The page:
– Marthaª
    Commented Jul 29, 2014 at 2:42

These are called creamers in restaurants in English Canada, when they are referred to at all (most people would just ask for milk). If you used any of the other terms being bandied about in this thread, e.g. mini tubs, no server would know what you were talking about. No opinion in other contexts, including in French Canada, industrial or other countries, because I have no specific experience.


Apparently, one name used for those (in Britain, at least) is "jiggers" (see Google Images). The only related definition of jigger I know is as a shot measure for alcoholic drinks.

I can't say it's a term I've heard used, but one company has even branded themselves as MilkJiggers.com.

  • 2
    As a lifelong resident of south east England I have never heard of this!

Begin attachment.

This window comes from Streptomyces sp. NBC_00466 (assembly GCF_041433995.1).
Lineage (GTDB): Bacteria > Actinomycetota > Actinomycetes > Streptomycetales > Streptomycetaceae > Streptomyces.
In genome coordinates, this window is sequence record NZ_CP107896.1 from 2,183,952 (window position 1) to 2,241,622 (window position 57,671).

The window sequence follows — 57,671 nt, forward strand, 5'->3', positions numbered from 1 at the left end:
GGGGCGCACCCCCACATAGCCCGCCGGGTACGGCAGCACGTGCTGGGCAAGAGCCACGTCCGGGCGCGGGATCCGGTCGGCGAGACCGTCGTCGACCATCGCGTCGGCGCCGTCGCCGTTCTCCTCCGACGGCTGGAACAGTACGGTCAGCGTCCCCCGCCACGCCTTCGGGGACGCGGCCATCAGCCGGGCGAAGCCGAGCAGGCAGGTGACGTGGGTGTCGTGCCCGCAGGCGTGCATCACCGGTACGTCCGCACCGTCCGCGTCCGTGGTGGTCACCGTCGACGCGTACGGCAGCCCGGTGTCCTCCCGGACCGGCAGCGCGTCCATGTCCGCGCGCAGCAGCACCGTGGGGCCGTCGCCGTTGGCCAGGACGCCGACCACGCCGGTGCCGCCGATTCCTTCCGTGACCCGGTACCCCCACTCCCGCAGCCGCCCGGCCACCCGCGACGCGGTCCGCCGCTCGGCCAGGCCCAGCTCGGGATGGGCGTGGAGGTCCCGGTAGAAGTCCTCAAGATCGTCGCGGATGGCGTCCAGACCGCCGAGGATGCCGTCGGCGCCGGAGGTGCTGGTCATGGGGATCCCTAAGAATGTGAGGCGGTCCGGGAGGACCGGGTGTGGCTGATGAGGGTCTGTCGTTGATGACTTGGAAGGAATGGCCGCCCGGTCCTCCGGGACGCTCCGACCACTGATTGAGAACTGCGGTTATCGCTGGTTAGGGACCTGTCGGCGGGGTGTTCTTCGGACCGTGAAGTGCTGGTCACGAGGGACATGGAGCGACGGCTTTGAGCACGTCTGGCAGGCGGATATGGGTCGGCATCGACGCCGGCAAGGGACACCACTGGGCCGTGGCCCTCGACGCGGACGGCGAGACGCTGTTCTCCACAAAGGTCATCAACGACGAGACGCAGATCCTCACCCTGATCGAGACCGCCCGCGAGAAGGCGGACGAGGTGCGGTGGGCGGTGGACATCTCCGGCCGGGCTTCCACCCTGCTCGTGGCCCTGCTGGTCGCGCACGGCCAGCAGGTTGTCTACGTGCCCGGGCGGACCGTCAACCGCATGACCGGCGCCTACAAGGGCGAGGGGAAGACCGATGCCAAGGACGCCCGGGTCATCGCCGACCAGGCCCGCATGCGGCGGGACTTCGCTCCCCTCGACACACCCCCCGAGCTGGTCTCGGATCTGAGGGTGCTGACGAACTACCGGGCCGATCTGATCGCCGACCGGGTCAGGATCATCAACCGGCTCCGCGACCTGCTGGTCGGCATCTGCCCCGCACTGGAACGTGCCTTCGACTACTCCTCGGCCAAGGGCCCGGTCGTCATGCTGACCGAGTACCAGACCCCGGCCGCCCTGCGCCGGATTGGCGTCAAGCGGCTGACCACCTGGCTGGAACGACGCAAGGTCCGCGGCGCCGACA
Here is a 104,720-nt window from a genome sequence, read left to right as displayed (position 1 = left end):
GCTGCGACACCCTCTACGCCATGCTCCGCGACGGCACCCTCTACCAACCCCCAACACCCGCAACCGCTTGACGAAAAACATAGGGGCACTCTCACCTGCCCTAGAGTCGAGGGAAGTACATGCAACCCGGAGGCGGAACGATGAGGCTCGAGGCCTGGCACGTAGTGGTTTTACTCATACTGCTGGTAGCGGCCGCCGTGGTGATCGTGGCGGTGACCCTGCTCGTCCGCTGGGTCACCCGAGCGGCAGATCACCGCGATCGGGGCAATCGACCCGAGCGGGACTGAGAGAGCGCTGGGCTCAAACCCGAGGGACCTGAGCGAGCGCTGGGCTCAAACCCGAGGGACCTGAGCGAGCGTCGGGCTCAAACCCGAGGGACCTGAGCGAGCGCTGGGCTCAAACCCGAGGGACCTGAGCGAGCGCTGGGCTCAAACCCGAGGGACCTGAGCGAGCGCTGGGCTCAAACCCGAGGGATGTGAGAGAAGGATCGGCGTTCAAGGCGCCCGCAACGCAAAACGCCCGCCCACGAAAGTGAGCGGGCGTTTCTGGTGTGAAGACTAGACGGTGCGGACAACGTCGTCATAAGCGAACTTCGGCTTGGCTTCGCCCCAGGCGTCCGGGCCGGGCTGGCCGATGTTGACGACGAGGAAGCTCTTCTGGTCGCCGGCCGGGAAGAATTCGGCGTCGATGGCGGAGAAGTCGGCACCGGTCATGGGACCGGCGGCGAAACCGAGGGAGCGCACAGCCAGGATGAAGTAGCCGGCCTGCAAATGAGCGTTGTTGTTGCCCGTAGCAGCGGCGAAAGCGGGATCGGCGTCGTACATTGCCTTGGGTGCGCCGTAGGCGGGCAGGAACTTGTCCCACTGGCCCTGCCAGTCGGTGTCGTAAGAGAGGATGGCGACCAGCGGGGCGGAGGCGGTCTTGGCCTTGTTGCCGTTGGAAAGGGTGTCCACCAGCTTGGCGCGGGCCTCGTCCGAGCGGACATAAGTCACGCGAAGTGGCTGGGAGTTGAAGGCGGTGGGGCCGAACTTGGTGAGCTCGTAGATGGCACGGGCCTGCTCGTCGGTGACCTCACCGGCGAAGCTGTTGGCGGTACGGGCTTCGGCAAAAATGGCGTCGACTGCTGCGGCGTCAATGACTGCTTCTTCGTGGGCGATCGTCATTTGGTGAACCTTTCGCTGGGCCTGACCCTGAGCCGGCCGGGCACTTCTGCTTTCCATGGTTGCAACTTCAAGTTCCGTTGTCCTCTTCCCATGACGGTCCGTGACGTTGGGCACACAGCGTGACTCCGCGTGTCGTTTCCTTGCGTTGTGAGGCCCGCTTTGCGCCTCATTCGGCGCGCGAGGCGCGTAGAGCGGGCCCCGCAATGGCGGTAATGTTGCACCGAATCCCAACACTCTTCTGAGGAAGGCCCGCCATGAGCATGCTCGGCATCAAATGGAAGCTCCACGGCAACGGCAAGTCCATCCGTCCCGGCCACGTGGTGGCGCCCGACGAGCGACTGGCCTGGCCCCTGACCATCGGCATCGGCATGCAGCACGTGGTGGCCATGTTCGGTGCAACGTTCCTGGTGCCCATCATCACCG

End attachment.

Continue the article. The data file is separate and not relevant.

– AndyT
    Commented Jul 31, 2017 at 11:24

In New Zealand there is a 'pottle' which is a circular lidded plastic container of about, oh 300-400 mls capacity. Fruit salad or berries, and take-away salads are often sold in such containers.

  • I think the question is asking about smaller containers of about 10ml or so. Commented Jan 17, 2018 at 18:09
  • That's interesting, because the pottle is also a half gallon unit of measure and that's more like 1.9 liter.
    – MetaEd
    Commented Aug 21, 2022 at 16:10

According to the wikipedia entry for 'half and half' accessed today (Sep 28, 2017), they are called milkettes.